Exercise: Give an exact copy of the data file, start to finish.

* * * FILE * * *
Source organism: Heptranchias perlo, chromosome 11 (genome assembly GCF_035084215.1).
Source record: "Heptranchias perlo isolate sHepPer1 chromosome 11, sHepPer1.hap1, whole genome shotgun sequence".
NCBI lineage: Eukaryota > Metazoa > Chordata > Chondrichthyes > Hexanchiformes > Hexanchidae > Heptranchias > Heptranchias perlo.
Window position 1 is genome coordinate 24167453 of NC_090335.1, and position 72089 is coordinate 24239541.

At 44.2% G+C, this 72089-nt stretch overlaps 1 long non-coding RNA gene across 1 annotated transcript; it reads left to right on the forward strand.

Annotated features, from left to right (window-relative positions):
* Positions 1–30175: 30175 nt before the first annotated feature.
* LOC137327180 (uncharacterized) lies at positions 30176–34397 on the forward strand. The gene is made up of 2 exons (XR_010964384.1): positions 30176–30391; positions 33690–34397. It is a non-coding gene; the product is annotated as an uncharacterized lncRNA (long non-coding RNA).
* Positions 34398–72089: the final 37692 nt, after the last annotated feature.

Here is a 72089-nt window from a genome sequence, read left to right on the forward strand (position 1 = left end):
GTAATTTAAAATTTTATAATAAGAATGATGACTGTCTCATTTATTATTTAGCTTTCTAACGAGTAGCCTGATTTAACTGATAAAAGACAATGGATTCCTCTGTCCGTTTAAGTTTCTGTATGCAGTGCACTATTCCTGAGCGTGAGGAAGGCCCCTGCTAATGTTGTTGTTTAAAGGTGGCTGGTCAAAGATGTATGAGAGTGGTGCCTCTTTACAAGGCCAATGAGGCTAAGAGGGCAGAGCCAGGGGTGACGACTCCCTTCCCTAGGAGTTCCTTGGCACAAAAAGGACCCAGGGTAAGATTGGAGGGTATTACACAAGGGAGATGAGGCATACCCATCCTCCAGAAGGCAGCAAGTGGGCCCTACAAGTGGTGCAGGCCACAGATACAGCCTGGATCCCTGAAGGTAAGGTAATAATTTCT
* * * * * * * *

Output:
Source organism: Heptranchias perlo, chromosome 11 (genome assembly GCF_035084215.1).
Source record: "Heptranchias perlo isolate sHepPer1 chromosome 11, sHepPer1.hap1, whole genome shotgun sequence".
NCBI lineage: Eukaryota > Metazoa > Chordata > Chondrichthyes > Hexanchiformes > Hexanchidae > Heptranchias > Heptranchias perlo.
Window position 1 is genome coordinate 24167453 of NC_090335.1, and position 72089 is coordinate 24239541.

At 44.2% G+C, this 72089-nt stretch overlaps 1 long non-coding RNA gene across 1 annotated transcript; it reads left to right on the forward strand.

Annotated features, from left to right (window-relative positions):
* Positions 1–30175: 30175 nt before the first annotated feature.
* LOC137327180 (uncharacterized) lies at positions 30176–34397 on the forward strand. The gene is made up of 2 exons (XR_010964384.1): positions 30176–30391; positions 33690–34397. It is a non-coding gene; the product is annotated as an uncharacterized lncRNA (long non-coding RNA).
* Positions 34398–72089: the final 37692 nt, after the last annotated feature.

Here is a 72089-nt window from a genome sequence, read left to right on the forward strand (position 1 = left end):
GTAATTTAAAATTTTATAATAAGAATGATGACTGTCTCATTTATTATTTAGCTTTCTAACGAGTAGCCTGATTTAACTGATAAAAGACAATGGATTCCTCTGTCCGTTTAAGTTTCTGTATGCAGTGCACTATTCCTGAGCGTGAGGAAGGCCCCTGCTAATGTTGTTGTTTAAAGGTGGCTGGTCAAAGATGTATGAGAGTGGTGCCTCTTTACAAGGCCAATGAGGCTAAGAGGGCAGAGCCAGGGGTGACGACTCCCTTCCCTAGGAGTTCCTTGGCACAAAAAGGACCCAGGGTAAGATTGGAGGGTATTACACAAGGGAGATGAGGCATACCCATCCTCCAGAAGGCAGCAAGTGGGCCCTACAAGTGGTGCAGGCCACAGATACAGCCTGGATCCCTGAAGGTAAGGTAATAATTTCT